Screenshot showing main screen for dedupe rules

The next thing you’ll notice is that for each type of contact, you have an unsupervised rule, a supervised rule, and possibly one or more general rule. So, what are those?

  • Unsupervised rules are rules that are automatically checked when a user enters contact info into a form on the front end of the site (for example, when registering for an event, making a contribution, etc.). If a match is found, CiviCRM automatically merges the new contact into the old one, without checking with the user. Because of this, unsupervised rules should be defined very narrowly and carefully, so as to avoid accidental merges of contacts that are not actual duplicates (“false positives”). So, for example, you would not want to have an unsupervised rule that matched on first and last name alone… Because then if you have two people named, say, Jane Smith submit information to your site, it would automatically merge them, even if one of them was named Jane C. Smith and lived in Vancouver while the other was Jane Q. Smith and lived in Nova Scotia. They would be merged automatically, without any human being involved in the process or even notified.
  • Supervised rules, on the other hand, are rules that are automatically checked when an admin or staff member enters info into the back end of the site (i.e., the admin interface). They do not automatically merge the contacts — they just trigger a pop-up suggesting that the contact may be a duplicate. The person entering the data can choose whether or not to merge them, so these can be defined fairly broadly — for example, in this case you can have a rule that matches on first and last name, because a quick glance at the two Jame Smiths’ information, to return to the example I just used, would show that they are not the same person and you could then choose not to merge them.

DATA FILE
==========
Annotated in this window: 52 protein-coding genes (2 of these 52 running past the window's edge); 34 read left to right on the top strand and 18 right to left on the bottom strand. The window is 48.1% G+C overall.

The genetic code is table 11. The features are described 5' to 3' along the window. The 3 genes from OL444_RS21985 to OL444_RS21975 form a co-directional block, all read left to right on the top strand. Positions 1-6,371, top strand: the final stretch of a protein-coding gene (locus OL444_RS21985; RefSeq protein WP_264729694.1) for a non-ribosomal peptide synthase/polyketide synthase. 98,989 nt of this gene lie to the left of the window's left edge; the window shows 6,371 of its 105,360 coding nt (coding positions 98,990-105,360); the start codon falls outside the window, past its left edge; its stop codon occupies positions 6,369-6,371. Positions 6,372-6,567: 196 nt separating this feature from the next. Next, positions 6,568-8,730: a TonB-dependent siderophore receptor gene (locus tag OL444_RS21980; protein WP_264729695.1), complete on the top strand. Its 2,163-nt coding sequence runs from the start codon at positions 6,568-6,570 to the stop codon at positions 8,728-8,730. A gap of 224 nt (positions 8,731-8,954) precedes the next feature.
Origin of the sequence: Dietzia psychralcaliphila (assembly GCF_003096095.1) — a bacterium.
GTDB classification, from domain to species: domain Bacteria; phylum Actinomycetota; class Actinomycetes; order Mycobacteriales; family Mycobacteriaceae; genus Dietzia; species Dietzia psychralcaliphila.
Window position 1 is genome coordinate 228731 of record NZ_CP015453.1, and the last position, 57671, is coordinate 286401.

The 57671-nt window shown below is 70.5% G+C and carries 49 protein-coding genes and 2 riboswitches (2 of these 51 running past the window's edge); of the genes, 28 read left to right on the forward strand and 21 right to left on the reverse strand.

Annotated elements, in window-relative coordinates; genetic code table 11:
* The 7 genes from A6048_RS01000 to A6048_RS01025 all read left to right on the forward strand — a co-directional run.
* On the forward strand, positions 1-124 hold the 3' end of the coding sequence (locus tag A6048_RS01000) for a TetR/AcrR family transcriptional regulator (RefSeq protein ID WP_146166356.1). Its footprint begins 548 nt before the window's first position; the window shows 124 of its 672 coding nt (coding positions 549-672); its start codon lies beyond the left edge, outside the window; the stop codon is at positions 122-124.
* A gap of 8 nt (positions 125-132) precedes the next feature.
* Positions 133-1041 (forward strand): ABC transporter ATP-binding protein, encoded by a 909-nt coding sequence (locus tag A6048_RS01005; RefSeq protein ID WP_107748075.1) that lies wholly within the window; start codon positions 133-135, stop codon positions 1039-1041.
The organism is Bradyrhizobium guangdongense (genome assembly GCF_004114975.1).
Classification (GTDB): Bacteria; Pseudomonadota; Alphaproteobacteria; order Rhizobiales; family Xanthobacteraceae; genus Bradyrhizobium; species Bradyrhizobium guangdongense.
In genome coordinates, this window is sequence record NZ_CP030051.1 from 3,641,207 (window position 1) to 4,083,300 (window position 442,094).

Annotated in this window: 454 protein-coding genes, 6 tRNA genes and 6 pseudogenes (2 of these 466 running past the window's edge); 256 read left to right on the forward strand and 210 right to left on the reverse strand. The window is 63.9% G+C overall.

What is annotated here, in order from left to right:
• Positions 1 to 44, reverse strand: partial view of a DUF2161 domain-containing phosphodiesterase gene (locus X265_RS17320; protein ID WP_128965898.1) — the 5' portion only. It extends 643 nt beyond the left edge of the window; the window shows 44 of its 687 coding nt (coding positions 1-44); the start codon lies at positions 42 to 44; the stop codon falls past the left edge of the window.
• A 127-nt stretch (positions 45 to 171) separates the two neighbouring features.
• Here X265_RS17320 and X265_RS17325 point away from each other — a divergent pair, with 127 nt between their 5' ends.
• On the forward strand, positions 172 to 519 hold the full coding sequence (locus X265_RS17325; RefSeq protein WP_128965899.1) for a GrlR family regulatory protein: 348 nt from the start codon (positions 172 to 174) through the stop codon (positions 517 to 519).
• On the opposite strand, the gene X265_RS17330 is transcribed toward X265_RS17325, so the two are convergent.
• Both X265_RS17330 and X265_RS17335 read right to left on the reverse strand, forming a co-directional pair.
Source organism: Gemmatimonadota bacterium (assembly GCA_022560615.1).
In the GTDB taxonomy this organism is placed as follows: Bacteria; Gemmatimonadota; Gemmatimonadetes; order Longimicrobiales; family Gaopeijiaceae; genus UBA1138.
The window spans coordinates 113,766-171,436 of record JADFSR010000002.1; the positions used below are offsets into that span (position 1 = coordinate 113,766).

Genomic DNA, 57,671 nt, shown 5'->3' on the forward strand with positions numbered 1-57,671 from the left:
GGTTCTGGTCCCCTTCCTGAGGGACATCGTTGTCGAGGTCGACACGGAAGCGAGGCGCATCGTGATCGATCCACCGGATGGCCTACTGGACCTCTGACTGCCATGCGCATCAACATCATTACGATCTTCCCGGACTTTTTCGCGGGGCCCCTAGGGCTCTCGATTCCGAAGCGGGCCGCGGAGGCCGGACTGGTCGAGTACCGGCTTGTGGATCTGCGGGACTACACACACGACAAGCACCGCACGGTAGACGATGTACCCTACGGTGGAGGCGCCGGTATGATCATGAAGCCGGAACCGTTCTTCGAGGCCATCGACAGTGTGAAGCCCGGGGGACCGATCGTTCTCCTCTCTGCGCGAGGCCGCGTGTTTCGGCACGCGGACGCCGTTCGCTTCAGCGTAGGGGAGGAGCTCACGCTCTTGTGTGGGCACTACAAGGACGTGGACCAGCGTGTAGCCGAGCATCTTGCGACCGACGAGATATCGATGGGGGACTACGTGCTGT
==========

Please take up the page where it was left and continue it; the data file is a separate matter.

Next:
• General rules are not triggered automatically at all. They can be run manually from the "Find and Merge Duplicate Contacts" page, or selected to run during a data import, but they do not ever just run on their own. So these can be as general or as specific as you like.

3. Creating Dedupe Rules

As I mentioned earlier, you will probably want to change the preconfigured rules that come with CiviCRM — each site’s needs may be different, due to the types of contact data they handle, so it’s best to be able to have full control over how your rules work. I’ll give you some examples of suggested rules for different circumstances later on.

Each of the three categories — individual, household and organization — gets to have one unsupervised and one supervised rule. They can’t have more than one of either of those, but they can have as many general rules as you want.

If you create a new rule, and mark it supervised or unsupervised, it will replace the existing rule of that type for that category, and the previous rule will be made a general rule instead.

Some rules — notably the ones that come with CiviCRM — are marked as “Reserved”, meaning that you can’t delete them, or change anything about them other than their usage (i.e. whether they’re supervised, unsupervised or general). In fact, you can’t even see most of their settings. But you can replace them with other rules, as we mentioned.


4. Basic Dedupe Rule Attributes

When you click one of the “Add rule” buttons, you’ll see a form with the following fields:

Screenshot showing a sample dedupe rule

  • Rule Name: give it a descriptive name that makes clear what this rule does. It’s best to include in the name what fields that rule is using, as in the example above. See the preconfigured rules for examples.
  • Usage: unsupervised, supervised or general.